Many of our readers have responded to our postings regarding the PS-Prep Program and the events and information we have passed to them regarding the identification of widely accepted preparedness standards and the incorporation of those standards into company policies and procedures.
However, there is also an often overlooked and second program element to PS-Prep, which is focused on terrorism preparedness, and that program is explicitly designed to help companies defend against lawsuits.
The DHS-administered Support Anti-terrorism by Fostering Effective Technologies (SAFETY) Act is intended to facilitate the development and deployment of “anti-terrorism technology” by capping (and in some circumstances precluding) liability for those who have developed or deployed the technology and received one of several types of DHS approval.
While the SAFETY Act applies only in the event of a terrorism incident, the definition of “anti-terrorism technology” is incredibly broad. It can include not only products and intellectual property but also services of various types. Many mundane services, including security services (e.g., guards), analytical services (e.g., risk assessments) or emergency preparedness services may qualify as “anti-terrorism technology.”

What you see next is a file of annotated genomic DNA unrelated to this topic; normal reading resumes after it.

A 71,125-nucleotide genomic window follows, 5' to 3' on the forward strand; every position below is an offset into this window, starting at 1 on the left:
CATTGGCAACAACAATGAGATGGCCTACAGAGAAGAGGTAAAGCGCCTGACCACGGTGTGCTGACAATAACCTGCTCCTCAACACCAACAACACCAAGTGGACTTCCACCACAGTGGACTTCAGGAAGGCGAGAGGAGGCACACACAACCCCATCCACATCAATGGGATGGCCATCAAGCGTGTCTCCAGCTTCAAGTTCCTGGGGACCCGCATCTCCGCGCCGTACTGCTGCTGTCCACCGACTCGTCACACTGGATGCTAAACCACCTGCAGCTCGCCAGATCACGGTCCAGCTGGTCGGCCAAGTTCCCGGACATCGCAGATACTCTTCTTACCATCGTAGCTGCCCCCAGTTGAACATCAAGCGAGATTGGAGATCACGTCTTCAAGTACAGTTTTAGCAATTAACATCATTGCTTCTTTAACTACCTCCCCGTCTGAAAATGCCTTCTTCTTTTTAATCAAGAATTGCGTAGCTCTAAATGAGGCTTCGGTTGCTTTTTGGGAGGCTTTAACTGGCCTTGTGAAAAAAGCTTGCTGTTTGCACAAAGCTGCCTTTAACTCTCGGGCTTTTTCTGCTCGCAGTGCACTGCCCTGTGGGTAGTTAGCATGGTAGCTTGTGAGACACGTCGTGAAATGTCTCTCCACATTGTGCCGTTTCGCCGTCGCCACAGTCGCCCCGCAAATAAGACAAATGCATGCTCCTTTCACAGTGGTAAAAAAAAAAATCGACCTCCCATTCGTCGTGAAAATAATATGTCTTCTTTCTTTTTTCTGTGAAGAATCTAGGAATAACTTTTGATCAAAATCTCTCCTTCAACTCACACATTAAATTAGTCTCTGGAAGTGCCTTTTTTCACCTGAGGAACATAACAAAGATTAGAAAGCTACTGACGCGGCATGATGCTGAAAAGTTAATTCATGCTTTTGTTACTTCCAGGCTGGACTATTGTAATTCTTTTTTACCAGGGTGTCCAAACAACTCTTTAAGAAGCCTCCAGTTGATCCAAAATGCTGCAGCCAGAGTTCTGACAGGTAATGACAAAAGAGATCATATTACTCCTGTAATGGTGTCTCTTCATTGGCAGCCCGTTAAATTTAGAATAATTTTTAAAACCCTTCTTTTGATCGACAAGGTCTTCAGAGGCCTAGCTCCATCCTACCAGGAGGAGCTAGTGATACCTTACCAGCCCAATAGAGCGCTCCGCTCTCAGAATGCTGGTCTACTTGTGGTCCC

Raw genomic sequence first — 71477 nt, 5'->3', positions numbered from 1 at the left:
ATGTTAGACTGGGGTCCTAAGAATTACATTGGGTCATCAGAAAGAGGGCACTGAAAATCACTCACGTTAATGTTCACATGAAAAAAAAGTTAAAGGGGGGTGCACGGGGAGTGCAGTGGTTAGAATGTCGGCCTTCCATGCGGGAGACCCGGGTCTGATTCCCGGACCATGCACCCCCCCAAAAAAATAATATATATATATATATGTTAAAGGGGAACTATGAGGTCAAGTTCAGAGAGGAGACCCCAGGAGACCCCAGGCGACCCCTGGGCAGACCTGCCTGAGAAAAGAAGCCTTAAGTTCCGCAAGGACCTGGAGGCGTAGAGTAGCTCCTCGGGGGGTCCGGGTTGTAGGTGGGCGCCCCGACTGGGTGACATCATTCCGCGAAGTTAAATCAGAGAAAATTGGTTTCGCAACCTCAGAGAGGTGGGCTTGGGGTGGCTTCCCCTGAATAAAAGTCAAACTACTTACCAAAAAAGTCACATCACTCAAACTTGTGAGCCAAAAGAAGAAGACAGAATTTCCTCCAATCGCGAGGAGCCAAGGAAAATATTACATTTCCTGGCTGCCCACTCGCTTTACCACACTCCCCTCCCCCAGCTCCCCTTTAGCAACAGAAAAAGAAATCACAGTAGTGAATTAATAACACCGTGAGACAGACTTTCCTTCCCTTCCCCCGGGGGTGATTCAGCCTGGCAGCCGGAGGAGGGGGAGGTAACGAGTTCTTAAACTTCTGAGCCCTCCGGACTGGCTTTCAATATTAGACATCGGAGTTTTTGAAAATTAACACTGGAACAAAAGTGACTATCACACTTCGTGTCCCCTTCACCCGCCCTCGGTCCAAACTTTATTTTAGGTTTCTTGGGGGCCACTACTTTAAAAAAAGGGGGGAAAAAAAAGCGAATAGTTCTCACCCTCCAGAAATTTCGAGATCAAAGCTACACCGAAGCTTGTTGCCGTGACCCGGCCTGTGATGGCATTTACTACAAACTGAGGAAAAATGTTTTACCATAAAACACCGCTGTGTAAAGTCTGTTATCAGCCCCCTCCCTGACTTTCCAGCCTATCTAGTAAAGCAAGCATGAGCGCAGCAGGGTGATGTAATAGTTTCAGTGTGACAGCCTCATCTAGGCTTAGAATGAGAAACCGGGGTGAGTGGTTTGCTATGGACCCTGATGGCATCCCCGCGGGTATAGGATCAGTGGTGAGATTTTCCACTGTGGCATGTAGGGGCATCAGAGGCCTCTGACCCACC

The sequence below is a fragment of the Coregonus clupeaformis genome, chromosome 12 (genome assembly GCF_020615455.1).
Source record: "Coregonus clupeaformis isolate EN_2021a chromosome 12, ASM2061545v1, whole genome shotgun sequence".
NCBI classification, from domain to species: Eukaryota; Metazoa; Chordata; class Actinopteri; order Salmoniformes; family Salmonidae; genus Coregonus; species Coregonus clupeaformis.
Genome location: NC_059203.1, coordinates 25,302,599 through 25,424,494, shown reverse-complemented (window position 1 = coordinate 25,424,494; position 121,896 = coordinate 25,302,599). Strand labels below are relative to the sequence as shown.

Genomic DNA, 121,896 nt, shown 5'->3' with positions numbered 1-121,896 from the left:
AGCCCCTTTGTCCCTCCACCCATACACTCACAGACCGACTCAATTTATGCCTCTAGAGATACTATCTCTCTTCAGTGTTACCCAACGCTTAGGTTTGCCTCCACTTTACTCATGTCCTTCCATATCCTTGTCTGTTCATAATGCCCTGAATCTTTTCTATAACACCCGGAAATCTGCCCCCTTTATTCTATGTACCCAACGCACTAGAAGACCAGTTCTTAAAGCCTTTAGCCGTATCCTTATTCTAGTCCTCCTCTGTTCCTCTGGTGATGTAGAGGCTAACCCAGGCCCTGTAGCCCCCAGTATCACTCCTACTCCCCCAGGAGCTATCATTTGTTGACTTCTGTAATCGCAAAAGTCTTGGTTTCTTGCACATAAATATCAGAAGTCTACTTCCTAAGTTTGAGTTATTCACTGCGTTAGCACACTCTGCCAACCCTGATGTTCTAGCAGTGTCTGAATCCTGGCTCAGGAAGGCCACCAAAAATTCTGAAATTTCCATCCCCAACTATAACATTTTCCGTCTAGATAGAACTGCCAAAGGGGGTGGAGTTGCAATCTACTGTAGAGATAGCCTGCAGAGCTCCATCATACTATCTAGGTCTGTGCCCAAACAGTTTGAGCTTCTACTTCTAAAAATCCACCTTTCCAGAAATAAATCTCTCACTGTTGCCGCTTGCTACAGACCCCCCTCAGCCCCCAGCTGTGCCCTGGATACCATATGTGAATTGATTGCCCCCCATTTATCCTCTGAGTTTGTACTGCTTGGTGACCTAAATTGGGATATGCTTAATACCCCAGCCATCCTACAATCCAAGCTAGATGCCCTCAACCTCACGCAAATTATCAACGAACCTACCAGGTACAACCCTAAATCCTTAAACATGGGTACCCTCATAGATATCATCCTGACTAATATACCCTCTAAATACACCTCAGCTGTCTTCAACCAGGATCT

The relative scarcity of service companies that have sought SAFETY Act approval has been a surprise to many observers, including some in the SAFETY Act office at DHS, who have said that many companies may be missing opportunities to obtain significant liability protections.
For more information about this important and often overlooked part of PS-Prep, please click here.
One of the first indications of this fact was brought our staff’s attention in an article written by Stephen Heifetz, and entitled; “An Ounce of Prevention: DHS Private Sector Preparedness Programs“.